What’s your chapbook about?
This is a tough question and I don’t even know why I’m even considering answering it, but I am. Here’s my answer: I don’t know what my chapbook is about. Maybe it’s not about anything. Although I can say that most of the poems are love poems. They examine, describe, and interrogate sexuality. Gender roles. Religion. They flirt with sensuality. I feel the chapbook possesses a dreamy, mythical air. Putting it together, I often sensed a Wonderland aspect to it.
If you have written more than one chapbook, could you describe each of them in chronological order?
I have published one previous chapbook titled Subways (Thrush Press, 2013), and this one is easier to peg. It consists of a series of mostly prose poems set in the New York City subway system. Having lived in NYC for nearly twenty years, the subway is a constant, a lifeline, the proverbial human cesspool in which I wallow, a space of intrigue, wisdom and pathos, source of entertainment and endless fascination.
Can you name one poem that catalyzed the chapbook?
Here’s the story: I had no predisposed intention in writing a chapbook, nonetheless two! What happened was that the chapbooks branched out of a failed second manuscript. I knew I had two incongruent “sections,” these poems in Aviary, and the subways poems. As hard as I tried to mesh them, they just wouldn’t fit. I realized the subway poems are an entity on their own, a followed-through project. I was left with these poems brimming with imagery of animals and birds, and they gravitated toward each other. If there is a poem that anchors Aviary, it is “Threshold of Revelation.” Not only is it an offshoot of Subways—the poem is set on a train—but the final, ultimate image of Pangaea is where I feel the other poems branch out, the fauna and humanity.
How did you decide on the arrangement and title of your chapbook?
Once I realized “Threshold” is the anchor poem, in length and theme, I placed it in the middle of the chapbook, and worked from there, like water ripple effect. Moreover, I have a triptych of three prose poems each in three sections. I view them as pillars, recurring throughout the collection, holding up the proverbial house. I also tried to weave in poems with more personal narratives, interwoven with lyrics and what I refer to as fairy tale poems. I wanted a progression of varying styles and forms that still grounded the reader.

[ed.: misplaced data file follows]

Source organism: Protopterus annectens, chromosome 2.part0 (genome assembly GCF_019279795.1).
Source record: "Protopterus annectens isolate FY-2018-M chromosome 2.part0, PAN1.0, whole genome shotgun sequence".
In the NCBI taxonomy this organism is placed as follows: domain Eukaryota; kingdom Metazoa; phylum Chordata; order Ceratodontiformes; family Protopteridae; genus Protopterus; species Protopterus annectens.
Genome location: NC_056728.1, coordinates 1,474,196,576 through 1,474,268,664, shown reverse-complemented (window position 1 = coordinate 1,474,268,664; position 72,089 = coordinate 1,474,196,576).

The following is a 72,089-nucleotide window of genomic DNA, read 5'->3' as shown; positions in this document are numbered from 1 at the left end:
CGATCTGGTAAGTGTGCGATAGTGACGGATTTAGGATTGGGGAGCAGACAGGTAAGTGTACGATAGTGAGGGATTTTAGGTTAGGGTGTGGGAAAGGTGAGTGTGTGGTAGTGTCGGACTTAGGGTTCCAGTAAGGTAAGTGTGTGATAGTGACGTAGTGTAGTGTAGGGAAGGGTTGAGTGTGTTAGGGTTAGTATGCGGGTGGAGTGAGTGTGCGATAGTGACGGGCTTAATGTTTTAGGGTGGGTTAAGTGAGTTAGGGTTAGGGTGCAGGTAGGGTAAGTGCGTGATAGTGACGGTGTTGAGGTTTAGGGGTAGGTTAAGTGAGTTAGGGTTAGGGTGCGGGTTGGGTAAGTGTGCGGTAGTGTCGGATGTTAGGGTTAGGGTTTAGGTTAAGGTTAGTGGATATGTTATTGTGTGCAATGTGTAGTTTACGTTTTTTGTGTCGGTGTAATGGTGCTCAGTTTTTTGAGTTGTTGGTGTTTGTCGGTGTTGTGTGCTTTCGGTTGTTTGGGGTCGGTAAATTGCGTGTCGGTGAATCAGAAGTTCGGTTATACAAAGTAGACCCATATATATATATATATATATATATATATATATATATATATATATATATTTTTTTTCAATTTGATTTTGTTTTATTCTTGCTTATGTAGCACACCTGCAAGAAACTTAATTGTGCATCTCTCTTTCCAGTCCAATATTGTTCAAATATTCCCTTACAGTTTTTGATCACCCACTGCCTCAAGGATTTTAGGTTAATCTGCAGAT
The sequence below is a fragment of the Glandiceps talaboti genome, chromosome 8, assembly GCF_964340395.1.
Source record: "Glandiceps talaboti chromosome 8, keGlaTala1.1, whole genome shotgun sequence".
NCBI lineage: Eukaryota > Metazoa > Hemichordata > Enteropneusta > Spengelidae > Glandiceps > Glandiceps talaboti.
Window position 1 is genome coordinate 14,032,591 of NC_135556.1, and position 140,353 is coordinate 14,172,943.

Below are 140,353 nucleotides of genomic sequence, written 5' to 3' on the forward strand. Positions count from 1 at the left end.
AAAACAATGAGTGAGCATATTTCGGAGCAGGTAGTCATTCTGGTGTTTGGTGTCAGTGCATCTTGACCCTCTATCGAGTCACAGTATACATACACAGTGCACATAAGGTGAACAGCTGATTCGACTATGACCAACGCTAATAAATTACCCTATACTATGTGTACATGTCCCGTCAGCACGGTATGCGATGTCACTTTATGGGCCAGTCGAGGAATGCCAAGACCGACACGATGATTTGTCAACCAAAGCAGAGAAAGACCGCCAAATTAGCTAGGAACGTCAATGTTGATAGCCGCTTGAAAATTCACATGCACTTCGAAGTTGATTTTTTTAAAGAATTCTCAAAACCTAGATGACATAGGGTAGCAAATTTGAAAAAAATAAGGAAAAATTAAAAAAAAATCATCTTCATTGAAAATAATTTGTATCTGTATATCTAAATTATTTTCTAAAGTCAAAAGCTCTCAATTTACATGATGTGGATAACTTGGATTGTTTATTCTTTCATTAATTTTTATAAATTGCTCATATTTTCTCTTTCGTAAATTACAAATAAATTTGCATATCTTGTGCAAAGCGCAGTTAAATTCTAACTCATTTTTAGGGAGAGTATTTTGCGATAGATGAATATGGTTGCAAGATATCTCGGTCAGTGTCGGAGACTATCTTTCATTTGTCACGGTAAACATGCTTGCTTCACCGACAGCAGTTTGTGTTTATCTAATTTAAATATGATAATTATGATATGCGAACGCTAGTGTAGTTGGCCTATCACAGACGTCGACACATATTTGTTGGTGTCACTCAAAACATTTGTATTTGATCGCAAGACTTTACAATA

As for the title, I was first stuck with “Menagerie,” searching for something similar; it was too Tennessee Williams, so I knew I couldn’t use it. I believe I used the word bestiary in one of my poems, but it wasn’t enough. There are also plenty of bird images in the collection, and the opening poem, “Music Box,” plays up the comparison to a cage, an aviary. I particularly like the rhyme and rhythm of the two words, how they roll together on the tongue like rambunctious twins: Aviary, Bestiary.
To what degree did you collaborate on the cover image and design of your chapbook?
Jamaal May and Tarfia Faizullah, the dynamic duo at OW! Arts, pretty much gave me free reign in choosing the art work. I’m a huge fan of the artist Edward del Rosario (http://edwarddelrosario.com/), and I jumped at the chance to work with him. The cover image compliments the poems. I love that it’s surrealist, and doesn’t bash you in the head with “aviary!,” “bestiary!” I suppose it would’ve been easy enough for me to just have a picture of a parrot or a cow. I jest. I’m very happy with my chapbook, and it was so easy working with Tarfia and Jamaal on the interior and exterior design.